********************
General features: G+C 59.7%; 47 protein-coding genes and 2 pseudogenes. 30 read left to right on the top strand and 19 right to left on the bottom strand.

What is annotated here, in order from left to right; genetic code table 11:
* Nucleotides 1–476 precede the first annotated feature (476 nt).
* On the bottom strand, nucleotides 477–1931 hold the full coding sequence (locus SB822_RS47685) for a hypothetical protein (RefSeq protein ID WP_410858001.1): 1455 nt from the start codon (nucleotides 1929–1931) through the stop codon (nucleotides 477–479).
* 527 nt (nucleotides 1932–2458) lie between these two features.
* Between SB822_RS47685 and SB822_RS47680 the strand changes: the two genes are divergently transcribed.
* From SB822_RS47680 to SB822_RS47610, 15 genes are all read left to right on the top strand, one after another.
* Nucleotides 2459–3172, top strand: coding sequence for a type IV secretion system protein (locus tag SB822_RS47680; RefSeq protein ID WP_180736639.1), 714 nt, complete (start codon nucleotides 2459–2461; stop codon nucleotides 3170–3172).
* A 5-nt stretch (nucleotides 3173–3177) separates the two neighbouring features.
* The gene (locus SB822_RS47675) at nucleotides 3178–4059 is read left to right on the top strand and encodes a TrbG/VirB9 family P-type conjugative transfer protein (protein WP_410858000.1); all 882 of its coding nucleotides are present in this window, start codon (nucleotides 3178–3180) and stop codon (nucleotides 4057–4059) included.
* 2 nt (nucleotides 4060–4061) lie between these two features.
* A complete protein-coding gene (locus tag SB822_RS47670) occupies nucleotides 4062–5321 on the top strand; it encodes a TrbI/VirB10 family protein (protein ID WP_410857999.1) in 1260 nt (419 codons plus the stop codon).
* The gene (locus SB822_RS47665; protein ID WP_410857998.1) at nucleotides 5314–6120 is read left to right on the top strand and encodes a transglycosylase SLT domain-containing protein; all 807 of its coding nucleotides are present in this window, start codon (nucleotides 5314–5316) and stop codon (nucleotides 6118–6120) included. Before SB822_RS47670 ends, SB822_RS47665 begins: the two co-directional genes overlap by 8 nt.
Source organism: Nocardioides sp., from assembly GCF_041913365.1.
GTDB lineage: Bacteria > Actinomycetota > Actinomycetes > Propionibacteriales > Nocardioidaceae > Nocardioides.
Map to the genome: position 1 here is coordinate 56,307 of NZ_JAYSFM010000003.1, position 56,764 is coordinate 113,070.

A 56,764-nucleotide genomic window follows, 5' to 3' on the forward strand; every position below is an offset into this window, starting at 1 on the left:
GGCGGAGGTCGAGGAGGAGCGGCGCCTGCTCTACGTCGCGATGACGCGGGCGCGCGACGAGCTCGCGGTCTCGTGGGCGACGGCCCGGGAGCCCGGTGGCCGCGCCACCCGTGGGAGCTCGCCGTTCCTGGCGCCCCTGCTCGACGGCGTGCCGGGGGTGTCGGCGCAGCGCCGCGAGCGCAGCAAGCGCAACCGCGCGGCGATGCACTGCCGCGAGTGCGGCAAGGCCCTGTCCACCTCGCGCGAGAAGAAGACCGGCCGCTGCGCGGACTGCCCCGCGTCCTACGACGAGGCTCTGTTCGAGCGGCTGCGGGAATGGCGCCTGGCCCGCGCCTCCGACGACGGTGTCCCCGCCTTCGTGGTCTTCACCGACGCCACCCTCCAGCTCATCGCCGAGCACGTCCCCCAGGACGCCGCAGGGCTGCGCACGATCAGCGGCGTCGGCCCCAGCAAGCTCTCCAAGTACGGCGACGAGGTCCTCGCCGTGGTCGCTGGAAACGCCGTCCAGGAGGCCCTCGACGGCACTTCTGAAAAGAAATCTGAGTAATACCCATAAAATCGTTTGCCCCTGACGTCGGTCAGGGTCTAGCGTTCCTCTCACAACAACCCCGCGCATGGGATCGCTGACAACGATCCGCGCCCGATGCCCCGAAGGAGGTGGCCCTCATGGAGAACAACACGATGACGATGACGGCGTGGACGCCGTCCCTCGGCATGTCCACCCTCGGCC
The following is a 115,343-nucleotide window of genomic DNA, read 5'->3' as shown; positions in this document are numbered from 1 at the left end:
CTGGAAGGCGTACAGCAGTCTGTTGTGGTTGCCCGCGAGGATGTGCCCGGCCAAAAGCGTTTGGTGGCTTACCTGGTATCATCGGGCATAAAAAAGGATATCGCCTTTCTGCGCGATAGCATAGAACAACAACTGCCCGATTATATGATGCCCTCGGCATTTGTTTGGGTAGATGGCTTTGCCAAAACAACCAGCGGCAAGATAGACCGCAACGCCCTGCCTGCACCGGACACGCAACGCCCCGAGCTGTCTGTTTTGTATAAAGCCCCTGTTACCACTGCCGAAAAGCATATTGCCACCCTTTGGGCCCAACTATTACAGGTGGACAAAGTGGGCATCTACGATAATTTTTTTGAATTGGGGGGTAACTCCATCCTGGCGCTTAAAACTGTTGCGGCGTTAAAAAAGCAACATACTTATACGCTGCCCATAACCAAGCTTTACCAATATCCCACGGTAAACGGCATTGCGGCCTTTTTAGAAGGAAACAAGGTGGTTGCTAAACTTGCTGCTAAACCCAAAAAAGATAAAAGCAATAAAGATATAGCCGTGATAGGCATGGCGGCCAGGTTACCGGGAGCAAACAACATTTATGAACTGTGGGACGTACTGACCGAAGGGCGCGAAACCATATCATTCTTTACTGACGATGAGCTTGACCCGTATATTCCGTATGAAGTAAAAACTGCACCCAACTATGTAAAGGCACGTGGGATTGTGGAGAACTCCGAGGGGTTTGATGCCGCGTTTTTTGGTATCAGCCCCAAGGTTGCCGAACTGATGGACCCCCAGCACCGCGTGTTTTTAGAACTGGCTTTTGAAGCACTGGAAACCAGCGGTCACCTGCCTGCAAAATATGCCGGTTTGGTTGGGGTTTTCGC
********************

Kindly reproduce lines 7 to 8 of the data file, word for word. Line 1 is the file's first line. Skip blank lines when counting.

* From SB822_RS47680 to SB822_RS47610, 15 genes are all read left to right on the top strand, one after another.
* Nucleotides 2459–3172, top strand: coding sequence for a type IV secretion system protein (locus tag SB822_RS47680; RefSeq protein ID WP_180736639.1), 714 nt, complete (start codon nucleotides 2459–2461; stop codon nucleotides 3170–3172).